- Paul Walker secretly bought $9K wedding ring for Iraq vet
- Mystery sign poster hits Washington state town: ‘It’s OK to say Merry Christmas’
- Pope Francis forms commission to advise on sex abuse
- Anthony Weiner on radio? Cumulus says, ‘Never, ever’
- Executive order: Obama ups green-energy mandate on feds to 20 percent
- GOP launches candidate training: How to talk to women
- N.Y.’s Rockefeller Center lights up, as Bloomberg flicks on 76-foot Christmas tree
- Northern Ireland turns to ‘Game of Thrones’ to draw in tourists
- Washington woman live-tweets husband’s horrific car death
- China City of America mulled for New York — with $65M tax dollars
Independent voices from the The Washington Times Communities
Topic - Ben
Ernie Els is considering cutting his golf schedule even more to spend time with his family, saying life on the road after 25 seasons as a pro is getting "tougher and tougher."
Mockumentary filmmakers Henry Joost and Ariel Schulman (Catfish) know a thing or two about misdirecting an audience, as they proved again with 2011's "Paranormal Activity 3." Together with returning screenwriter Christopher Landon, this time around they seem short on new ideas, however, relying more on the series' reputation for low-budget thrills to attract audiences. Regardless, by now Paramount's franchise is a brand unto itself, and it's unlikely that anything will stop the first few waves of fans boosting "Paranormal Activity 4" up the chart until at least through Halloween.
Tom Mankiewicz (1942-2010) had a long and varied career as a scriptwriter and director in film — the James Bond movies and "Superman" I & II — and television — "Hart to Hart." And there are stories aplenty here about his professional life and the many famous names he came into contact with. Long before he got his first lowly job as a glorified gofer, though, his family name and its attendant connections made him a true insider.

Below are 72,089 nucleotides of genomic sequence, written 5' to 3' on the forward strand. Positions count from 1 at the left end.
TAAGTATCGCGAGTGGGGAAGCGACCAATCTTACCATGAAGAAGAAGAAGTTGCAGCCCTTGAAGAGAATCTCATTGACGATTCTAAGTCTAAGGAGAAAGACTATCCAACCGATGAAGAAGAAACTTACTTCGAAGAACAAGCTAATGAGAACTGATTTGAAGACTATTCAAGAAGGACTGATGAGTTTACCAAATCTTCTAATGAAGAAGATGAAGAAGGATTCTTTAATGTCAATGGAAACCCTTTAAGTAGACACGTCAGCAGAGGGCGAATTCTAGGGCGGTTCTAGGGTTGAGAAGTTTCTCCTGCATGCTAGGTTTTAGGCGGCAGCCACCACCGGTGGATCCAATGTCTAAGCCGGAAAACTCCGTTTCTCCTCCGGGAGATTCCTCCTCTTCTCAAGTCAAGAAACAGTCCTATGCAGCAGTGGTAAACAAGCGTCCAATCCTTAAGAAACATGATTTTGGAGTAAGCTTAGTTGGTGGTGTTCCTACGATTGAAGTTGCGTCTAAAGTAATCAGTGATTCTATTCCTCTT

Federal Reserve Chairman Ben Bernanke sketched a bleak picture of the U.S. economy Tuesday — and warned it will darken further if Congress doesn't reach agreement soon to avert a budget crisis.
The sun, in its various hues and levels of intensity, plays an important role in Oliver Stone's latest, "Savages."
Federal Reserve Chairman Ben S. Bernanke said Wednesday that further bond purchases by the Fed remain "very much on the table" if the economy needs further support.
Whenever an old warhorse of a play like "Death of a Salesman" is trotted out again onto a Broadway stage, its backers are quick to explain its relevance. It's hard to argue this time.
The Crystal Cathedral's pastor says her congregation will relocate and the Orange County megachurch will get a new name.
Quick, Wes Welker, spell Bill Belichick. Hey, Osi Umenyiora, know any other Elis besides that Manning guy? Rob Gronkowski, what's your favorite song by Madonna?
The Federal Reserve sketched a bleaker outlook Wednesday for the economy, which it thinks will grow much more slowly and face higher unemployment than it had estimated in June.
Stocks slid Thursday after Federal Reserve Chairman Ben Bernanke offered no hints that the central bank may take steps to help the ailing economy.
When the constant rewind of the airplanes slamming into buildings, fireballs and faces stricken with grief became overwhelming, most of the world could at least turn off the TV or put down a newspaper. But for those directly affected by the Sept. 11 terrorist attacks, those images remain as constant and vivid as the warm, sunny day on which they occurred.
Federal Reserve Chairman Ben Bernanke said he's surprised by how cautious consumers have been in the two years since the recession officially ended. But the Fed chief offered no hints of any steps the Fed would take to boost the weak economy.
If you want to be a member at Congressional Country Club, Ernie Els knows just how to become one.
Federal Reserve Chairman Ben Bernanke noted Tuesday that the job market and the economy have weakened in recent weeks. But he said the main reasons are higher gas prices and the Japan crises — factors that should ease in coming months— and predicted growth would strengthen later this year.
"Doing so would help reduce uncertainty and boost household and business confidence," he said.
And he noted there's only so much the Fed can do.